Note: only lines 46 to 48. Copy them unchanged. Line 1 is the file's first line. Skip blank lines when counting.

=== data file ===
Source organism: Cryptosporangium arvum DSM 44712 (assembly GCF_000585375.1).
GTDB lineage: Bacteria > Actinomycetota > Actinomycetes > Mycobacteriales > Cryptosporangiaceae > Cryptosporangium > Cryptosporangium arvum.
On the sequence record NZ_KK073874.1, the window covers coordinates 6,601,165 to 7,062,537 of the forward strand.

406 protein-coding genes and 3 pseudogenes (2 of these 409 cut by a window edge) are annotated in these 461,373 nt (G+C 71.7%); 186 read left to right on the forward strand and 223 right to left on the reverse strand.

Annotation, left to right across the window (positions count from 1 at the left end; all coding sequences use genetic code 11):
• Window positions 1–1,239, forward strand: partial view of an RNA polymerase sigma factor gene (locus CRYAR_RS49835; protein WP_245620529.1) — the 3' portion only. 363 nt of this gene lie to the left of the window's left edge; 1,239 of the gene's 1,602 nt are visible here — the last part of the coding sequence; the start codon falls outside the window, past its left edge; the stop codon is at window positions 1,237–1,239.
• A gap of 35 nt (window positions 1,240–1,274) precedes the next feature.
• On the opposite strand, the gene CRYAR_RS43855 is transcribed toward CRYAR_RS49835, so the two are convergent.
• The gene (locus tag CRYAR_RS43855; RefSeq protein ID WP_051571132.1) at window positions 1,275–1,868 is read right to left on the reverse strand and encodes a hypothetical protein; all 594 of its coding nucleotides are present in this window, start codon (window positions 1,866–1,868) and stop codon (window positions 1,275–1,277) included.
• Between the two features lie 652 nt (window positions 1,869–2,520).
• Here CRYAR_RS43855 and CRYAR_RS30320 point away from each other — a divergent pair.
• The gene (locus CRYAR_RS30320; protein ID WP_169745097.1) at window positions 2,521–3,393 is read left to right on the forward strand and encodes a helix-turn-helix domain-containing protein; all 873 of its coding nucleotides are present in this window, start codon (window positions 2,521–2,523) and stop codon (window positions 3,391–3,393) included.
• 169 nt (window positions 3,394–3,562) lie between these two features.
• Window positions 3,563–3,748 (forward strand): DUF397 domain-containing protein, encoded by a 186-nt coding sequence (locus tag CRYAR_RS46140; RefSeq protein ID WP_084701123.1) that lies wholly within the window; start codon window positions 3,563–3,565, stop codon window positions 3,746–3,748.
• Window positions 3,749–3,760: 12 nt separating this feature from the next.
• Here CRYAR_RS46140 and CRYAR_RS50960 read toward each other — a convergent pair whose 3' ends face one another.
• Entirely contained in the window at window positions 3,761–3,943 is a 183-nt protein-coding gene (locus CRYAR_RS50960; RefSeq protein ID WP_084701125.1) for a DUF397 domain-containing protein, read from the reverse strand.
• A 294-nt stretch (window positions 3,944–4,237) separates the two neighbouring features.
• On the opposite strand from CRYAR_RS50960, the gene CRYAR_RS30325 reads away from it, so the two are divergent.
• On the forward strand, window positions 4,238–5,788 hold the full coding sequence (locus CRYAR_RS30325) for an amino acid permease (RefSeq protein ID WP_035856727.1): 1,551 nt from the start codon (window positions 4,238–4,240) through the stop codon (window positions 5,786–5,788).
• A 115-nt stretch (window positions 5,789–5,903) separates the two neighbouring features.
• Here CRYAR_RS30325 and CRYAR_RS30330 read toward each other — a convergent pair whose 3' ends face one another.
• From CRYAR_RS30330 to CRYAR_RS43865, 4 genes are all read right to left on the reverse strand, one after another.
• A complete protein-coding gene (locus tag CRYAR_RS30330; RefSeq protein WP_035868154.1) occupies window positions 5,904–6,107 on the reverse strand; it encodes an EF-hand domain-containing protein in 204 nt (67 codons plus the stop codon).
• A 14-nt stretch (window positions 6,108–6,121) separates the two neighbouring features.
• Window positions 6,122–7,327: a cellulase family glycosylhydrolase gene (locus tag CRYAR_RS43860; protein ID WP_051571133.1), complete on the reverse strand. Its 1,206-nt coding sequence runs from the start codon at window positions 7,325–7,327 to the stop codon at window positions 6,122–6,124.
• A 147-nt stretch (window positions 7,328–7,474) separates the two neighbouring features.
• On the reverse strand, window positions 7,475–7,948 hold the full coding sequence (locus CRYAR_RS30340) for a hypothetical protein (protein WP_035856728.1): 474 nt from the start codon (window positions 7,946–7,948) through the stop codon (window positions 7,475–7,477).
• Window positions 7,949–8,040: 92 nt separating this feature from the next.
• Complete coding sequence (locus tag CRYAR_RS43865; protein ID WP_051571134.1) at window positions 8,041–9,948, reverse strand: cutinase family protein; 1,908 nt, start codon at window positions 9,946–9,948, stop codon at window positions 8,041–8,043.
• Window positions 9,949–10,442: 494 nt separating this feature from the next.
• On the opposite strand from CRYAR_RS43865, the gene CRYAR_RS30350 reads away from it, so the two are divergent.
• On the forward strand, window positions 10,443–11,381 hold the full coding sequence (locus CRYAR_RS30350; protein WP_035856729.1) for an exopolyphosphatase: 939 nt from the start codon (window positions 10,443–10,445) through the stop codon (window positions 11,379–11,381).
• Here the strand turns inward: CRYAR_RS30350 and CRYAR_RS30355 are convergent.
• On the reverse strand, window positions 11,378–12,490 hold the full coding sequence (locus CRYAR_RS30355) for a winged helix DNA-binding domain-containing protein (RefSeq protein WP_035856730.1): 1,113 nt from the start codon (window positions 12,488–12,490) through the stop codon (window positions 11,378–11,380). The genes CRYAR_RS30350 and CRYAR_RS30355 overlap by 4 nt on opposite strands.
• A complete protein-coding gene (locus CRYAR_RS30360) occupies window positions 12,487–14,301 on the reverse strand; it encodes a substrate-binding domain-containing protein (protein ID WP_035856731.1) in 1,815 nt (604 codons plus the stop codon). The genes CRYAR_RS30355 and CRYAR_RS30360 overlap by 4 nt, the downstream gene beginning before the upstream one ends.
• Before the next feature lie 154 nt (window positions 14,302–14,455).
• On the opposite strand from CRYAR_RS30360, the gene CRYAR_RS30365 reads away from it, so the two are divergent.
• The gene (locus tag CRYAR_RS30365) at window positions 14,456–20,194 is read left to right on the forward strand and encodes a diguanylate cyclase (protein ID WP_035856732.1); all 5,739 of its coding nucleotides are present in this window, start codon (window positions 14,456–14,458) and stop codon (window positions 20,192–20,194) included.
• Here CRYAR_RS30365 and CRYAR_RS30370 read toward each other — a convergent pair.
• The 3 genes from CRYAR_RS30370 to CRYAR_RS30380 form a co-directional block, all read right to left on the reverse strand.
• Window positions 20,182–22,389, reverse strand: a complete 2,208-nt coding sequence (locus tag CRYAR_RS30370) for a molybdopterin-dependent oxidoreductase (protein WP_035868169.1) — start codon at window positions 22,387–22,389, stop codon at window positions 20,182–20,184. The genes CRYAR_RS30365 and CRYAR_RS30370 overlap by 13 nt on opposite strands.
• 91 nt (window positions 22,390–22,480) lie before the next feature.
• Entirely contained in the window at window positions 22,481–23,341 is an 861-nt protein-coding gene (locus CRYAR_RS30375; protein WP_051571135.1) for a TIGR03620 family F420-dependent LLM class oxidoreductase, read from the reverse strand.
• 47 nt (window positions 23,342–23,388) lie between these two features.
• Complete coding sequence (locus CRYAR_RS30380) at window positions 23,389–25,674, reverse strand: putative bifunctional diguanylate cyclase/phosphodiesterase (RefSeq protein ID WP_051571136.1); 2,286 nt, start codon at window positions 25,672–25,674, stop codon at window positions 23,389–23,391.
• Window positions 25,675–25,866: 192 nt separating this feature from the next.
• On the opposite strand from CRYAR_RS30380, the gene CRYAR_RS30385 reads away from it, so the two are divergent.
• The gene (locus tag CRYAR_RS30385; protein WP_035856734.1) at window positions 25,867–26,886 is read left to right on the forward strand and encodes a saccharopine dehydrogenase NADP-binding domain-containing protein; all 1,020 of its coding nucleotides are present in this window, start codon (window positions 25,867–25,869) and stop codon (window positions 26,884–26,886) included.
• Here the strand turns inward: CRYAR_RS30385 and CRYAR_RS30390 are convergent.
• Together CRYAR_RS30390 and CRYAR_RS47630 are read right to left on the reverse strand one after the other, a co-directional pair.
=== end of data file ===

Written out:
• Complete coding sequence (locus CRYAR_RS30380) at window positions 23,389–25,674, reverse strand: putative bifunctional diguanylate cyclase/phosphodiesterase (RefSeq protein ID WP_051571136.1); 2,286 nt, start codon at window positions 25,672–25,674, stop codon at window positions 23,389–23,391.
• Window positions 25,675–25,866: 192 nt separating this feature from the next.
• On the opposite strand from CRYAR_RS30380, the gene CRYAR_RS30385 reads away from it, so the two are divergent.